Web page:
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monetary policy

Last week: the election, the abolition of physical money, and how Tesla’s new battery is going to change the world and save us from a future zombie apocalypse

Here are a few quick thoughts about things that happened last week.

First, the UK election and the failure of the opinion polls. Ahead of the General Election we met with several of the big opinion pollsters, and even ran a Bond Vigilantes x Politics event featuring Anthony Wells of YouGov. Without exception they highlighted how unusual it was that, whilst the Conservatives appeared to be neck …

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Five reasons EM debt is attractive

The consensus view on the outlook for Emerging Market (EM) bonds is bearish. Many point to risks posed by a Fed rate hike, falling commodity prices, possible Grexit and a slowing China as reasons to reduce investment allocations to the asset class. However, there is a solid investment case for EM debt at this point in time for those willing to have a closer look.

Firstly, geopolitical events ap…

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The zero bound debate – are negative rates a tightening of policy?

Matt’s and James’s recent blogs outlined some of the issues markets face when rates go negative. This is obviously no longer just a theoretical debate, but has real investment implications. Why do investors accept sub-zero rates when they can hold cash ?

To recap using Swiss Francs for example, it makes sense for a saver from a purely economic view not to deposit a Swiss Franc note into a negat…

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Europe needs a German fiscal stimulus package but won’t get it

The German government can theoretically borrow at negative yields if it were to issue short maturity debt today. Longer maturity debt is also yielding a record low amount. Could the collapse in yields be a blessing for Germany and Europe? Two economists at the International Monetary Fund (IMF) seem to think so. Indeed, the German government’s narrow-minded pursuit of the “black zero” (a balance…

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Long US Treasury bonds are overvalued by 250 bps. Discuss.

As we started 2014 the US Treasury market was expecting 10 year yields to be at 4.13% in a decade’s time. This 10 year 10 year forward yield, derived from the yield curve, is a good measure of where the bond market believes yields get to if you “look through the cycle”, and disregard short term economic trends and noise. I wrote about it here and suggested that we were approaching the top of th…

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The M&G YouGov Inflation Expectations Survey – Q4 2014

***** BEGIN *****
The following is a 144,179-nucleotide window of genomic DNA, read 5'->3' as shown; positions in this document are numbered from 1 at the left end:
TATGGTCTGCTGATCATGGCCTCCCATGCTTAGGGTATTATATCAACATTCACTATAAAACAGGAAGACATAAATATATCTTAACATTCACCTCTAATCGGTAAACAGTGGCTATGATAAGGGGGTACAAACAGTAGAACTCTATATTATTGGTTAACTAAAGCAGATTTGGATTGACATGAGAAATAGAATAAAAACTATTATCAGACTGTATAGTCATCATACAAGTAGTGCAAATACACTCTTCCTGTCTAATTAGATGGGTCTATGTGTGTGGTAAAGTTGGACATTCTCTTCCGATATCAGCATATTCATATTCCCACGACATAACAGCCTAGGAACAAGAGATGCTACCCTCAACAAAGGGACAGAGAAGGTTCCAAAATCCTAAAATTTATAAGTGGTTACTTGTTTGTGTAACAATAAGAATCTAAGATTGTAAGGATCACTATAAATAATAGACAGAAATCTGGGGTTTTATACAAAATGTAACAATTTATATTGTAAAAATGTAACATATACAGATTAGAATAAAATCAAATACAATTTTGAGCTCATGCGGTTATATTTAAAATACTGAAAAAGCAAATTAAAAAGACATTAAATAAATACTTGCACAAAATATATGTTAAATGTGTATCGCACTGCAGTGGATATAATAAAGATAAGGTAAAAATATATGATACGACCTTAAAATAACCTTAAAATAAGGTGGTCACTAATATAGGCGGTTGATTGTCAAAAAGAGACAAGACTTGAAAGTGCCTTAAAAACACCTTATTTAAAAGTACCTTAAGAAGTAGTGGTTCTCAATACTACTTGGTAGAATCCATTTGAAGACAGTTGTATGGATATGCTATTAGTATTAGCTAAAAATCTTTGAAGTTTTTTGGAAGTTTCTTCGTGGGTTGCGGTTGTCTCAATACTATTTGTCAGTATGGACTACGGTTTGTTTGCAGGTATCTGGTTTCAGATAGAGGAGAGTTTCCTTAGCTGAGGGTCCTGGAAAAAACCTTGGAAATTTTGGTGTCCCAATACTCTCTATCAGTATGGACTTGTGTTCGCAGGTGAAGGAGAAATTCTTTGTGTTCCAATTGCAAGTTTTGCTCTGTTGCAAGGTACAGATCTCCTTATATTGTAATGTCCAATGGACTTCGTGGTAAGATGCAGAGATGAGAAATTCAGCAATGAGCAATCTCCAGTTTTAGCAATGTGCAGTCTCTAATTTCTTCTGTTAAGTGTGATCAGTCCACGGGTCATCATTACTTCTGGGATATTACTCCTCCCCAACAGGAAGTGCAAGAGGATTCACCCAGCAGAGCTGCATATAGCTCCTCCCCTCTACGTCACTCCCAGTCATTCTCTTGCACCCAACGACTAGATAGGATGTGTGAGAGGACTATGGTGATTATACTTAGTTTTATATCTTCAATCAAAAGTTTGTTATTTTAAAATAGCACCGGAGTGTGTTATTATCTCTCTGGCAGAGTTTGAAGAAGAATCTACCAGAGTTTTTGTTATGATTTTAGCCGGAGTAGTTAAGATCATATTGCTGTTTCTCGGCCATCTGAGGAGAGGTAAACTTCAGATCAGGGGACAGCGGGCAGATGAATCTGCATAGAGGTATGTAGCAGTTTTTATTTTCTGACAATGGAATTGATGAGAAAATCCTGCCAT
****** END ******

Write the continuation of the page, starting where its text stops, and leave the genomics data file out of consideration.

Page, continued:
Today we launch the next edition of M&G YouGov Inflation Expectations Survey which polled over 8,200 consumers across the UK, Europe and Asia.

The Q4 report reveals that consumers’ short-term inflation expectations continue to moderate across most regions, although they remain well above current inflation levels. Long-term expectations remain resilient despite this year’s low inflation environm…

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“A grip on the public finances”. Redeeming war loans as UK borrowing rises.

As you know, we’ve always been fascinated by the UK’s War Loans and have written about them repeatedly on this blog (here’s what we wrote in 2011 when we suggested that they should be redeemed). Bonds and war go together hand in hand, and for most of history rising government debt levels have been directly caused by the cost of financing conflicts, or the reparations afterwards. The several out…

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Bad loans in banks to be regulated by ECB total €879 billion

Happy Halloween. It’s time for some scary charts.

Halloween is around the corner and that can only mean one thing… scary chart time. Every year around this time, we highlight economic variables and statistics that could give central bankers nightmares. If stuff like non-performing loans, bad forecasts and big numbers scare you then it is probably time to turn off your computer screen and forget you ever saw this blog. The following is not for …

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Is China really growing at 7.5%? Not according to Citigroup’s ‘Li Keqiang index’

Say what you like about controversial whistleblowing website WikiLeaks and its embattled founder Julian Assange, but the organisation has lifted the lid on a number of rather glorious indiscretions alongside the more serious leak of military secrets that it has become notorious for.

One such nugget to be revealed was how Li Keqiang – now Chinese premier, but at the time the lesser known head of…

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It’s the regulation, stupid: the ECB’s ABS purchase programme

The ECB is finally joining the Quantitative Easing (QE) party. Un-sterilised asset purchases have been a major policy tool in most of the developed world over the past few years but next month (as the Fed ends theirs, incidentally) the ECB will make its first foray into QE proper by embarking on an asset backed security (ABS) purchase programme.

Through this programme, focused on “simple, trans…

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